I presume there is some German word that describes the feeling of searching, seeing what you want right there, bolded in the result text, and doing a CMD-F to search for it on the page, only to hear the plaintive beep of 0/0 results.


If this happens, try hitting the google cache of the same page!


Yep, that's the next obvious step in the escalation game. It works.. unless sites prevent it from working.

For example, check out this link:

http://webcache.googleusercontent.com/search?q=cache:nBcUXRz...

Unless you have JavaScript disabled, it will not let you view the cached page!


English doesn't have a word for Suchmaschineauswahlempfindungsfehlerschmerz?

(disclosure: not actually German)


There is a "Not now" link to partially hide the popup.


Upvoted you, but the substantive point surely is that Facebook is a bad web citizen for doing this. OTOH every sane person already has a (negative) opinion about Facebook and this is not the forum to air those.


Not now, only places that pop-up at the bottom of the screen. You cannot dismiss it.


Readability mode works in Firefox and Edge (and probably Safari since they share code).


Did you try logging in?


In an ideal world this article would not be posted on Facebook.


     finger johnc@oculus.com
     finger: connect: Connection timed out

damn.


The finger daemon for idsoftware.com isn't running anymore either. But you can browse the archived .plan files here: https://www.bluesnews.com/cgi-bin/finger.pl?id=1 .


> To see more from John Carmack on Facebook, log in or create an account.

Yes, it'd be nice if this didn't take up half the page.


That article is shared to 'Public': it should be visible to non-logged-in users. Not sure what changed — could be an issue with excessive crawlers…

I’ve very convinced that Facebook is very comfortable to let the minority who are not comfortable having an account read a public post -- especially when it’s about engineering. Those are usually on the company blog (without log-in block); Carmack probably was just using internal tool, and didn’t want to bother.

It’s probably less high on the priority list than “give affordable internet access to 1 billion people”, but in an ideal world, posts that are meant for “everyone” should not be gated.


i can read it logged out of facebook

unfortunately there is an annoying box covering up 1/3 of the page asking you to login or signup. it does not "block" any content in that you can still read all of it. but it is highly annoying (and i assume purposely so).


The main question is why Carmack doesn't use the Facebook Engineering Blog. There are no popups or other annoyances there. For example:

https://code.facebook.com/posts/265413023819735/surround-360...


Facebook employees generally communicate internal results or opinion with Facebook posts, a lot like this, using a Company-only privacy setting. Posts like this one sound like something he posted internally first, and just reposted, or changed the privacy setting. I wouldn’t read any more into it than marginal laziness.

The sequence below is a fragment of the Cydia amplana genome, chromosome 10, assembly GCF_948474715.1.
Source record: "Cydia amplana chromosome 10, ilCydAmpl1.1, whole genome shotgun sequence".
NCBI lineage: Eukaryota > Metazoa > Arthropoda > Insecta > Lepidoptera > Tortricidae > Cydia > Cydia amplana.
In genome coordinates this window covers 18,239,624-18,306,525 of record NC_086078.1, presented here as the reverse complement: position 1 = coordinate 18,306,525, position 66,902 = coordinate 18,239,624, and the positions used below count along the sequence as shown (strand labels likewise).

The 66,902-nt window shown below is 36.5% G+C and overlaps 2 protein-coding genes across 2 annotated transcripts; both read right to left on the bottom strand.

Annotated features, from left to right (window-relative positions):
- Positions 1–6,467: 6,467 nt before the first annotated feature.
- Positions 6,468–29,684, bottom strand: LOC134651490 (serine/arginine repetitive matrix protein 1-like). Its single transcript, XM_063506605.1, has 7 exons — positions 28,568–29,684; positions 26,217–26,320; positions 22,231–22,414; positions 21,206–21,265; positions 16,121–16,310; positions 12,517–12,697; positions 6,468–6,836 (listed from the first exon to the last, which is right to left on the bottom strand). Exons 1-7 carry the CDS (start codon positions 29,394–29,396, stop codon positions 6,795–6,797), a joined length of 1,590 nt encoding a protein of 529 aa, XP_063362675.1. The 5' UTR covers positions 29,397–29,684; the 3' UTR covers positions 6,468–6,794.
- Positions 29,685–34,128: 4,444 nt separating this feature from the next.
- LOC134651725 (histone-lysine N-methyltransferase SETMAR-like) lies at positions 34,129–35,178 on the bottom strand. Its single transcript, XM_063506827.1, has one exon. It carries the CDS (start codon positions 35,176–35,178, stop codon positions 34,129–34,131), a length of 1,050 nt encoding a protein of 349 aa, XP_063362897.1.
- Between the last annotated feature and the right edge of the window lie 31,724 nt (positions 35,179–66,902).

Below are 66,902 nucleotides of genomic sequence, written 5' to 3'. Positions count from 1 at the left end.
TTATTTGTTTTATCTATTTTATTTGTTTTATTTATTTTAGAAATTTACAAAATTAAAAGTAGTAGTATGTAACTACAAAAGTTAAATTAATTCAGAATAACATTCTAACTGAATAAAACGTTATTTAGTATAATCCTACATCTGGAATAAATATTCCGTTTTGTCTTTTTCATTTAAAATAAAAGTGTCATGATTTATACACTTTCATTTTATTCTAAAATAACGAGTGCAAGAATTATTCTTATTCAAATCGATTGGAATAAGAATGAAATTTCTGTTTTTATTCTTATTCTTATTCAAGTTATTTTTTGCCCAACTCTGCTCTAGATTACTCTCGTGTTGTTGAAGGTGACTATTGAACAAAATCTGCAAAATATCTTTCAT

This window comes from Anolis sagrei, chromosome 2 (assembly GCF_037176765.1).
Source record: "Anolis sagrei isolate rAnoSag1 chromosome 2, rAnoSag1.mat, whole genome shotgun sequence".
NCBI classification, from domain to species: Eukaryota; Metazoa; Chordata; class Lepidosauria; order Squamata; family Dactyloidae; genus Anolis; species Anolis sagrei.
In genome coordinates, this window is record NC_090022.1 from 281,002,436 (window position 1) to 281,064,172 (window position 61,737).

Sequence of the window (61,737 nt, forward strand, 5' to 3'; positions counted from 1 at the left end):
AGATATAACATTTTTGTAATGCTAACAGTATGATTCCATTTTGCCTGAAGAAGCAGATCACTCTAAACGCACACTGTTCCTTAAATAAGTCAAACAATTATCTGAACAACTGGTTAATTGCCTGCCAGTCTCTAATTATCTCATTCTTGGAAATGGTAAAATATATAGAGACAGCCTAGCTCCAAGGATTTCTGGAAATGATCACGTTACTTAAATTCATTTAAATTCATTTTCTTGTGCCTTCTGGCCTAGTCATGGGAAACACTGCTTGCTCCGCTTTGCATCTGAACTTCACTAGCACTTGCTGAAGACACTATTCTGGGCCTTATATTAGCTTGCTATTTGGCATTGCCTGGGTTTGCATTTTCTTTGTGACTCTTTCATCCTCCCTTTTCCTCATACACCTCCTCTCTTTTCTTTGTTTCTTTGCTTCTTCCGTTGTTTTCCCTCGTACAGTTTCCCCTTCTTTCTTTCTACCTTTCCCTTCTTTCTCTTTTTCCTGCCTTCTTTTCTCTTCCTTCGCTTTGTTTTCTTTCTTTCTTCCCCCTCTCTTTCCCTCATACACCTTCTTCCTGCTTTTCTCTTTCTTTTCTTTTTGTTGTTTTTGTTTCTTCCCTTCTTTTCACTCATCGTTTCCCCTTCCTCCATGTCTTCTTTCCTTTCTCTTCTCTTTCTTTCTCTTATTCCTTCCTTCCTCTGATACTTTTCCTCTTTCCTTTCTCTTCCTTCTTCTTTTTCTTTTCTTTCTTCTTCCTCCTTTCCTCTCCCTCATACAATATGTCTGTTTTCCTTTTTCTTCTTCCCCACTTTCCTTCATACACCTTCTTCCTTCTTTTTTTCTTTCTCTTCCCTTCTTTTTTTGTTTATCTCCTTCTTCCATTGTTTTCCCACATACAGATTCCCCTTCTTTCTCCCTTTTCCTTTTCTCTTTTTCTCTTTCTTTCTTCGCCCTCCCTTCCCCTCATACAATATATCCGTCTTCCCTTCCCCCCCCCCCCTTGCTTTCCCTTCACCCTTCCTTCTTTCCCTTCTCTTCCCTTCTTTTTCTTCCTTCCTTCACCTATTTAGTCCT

>Not sure what changed

Metrics driven design and development. 1) team gets told it has to increase sign ups 2) Product already too popular to go anywhere meaningful with it's content/features 3) Only hope left is to make the experience worse for non-users in the hope to irritate them into being users.

> It’s probably less high on the priority list than “give affordable internet access to 1 billion people”,

Both this awful login form and the cynical project to get the 3rd world online via Facebook are part of the same goal.


> In an ideal world this article would not be posted on Facebook.

I'm certain we can expect a lot more of this as Facebook cozies up closer and closer to Oculus and gang.


> as Facebook cozies up closer and closer to Oculus and gang.

My understanding is that Facebook has “geared up” Oculus: added a lot of staff. I would assume that a majority of engineers who are working on VR were originally Facebook hires; it’s certainly the case for things like back-end / scaling.

It’s not the most visible part of the company, but when Mark says publicly that a project is a priority, that means that the team can have a lot of engineers if they need to.


I was referencing blog posts that ought to be on a blog, not in a Facebook post.

Just because someone has worked for Facebook, or currently works for Facebook, doesn't make posting these sorts of articles on Facebook ideal.

Even Facebook knows this... which presumably is why they chose to use a traditional blog style site for their... blog posts[1].

[1] https://developers.facebook.com/blog/


Like it or not, when someone is a public figure, their posts on Facebook get LOTS of views. A larger percentage of internet users ONLY read Facebook these days.

Carmack's profile has almost 10,000 followers and several hundred 'friends' each of which will have been pinged about the new post immediately. Even a popular blog won't be able to do that, that instantly. So you can see the attraction.

Also, on Facebook there is the concept of 'Notes' which are better for long form writing and display in their own large overlay div. Not sure why Carmack didn't use it.

I am not a fan of Facebook, but from a technical point of view the platform does have its merits.


Oculus job specs are published on the facebook website.


Why not?


[flagged]


The character count of a random sentence ("Don't try to do accurate dynamic shadows on GearVR. Dynamic shadows") puts it at 68 characters. The Rules of Typographical Style suggests 66 characters is considered ideal: http://webtypography.net/2.1.2.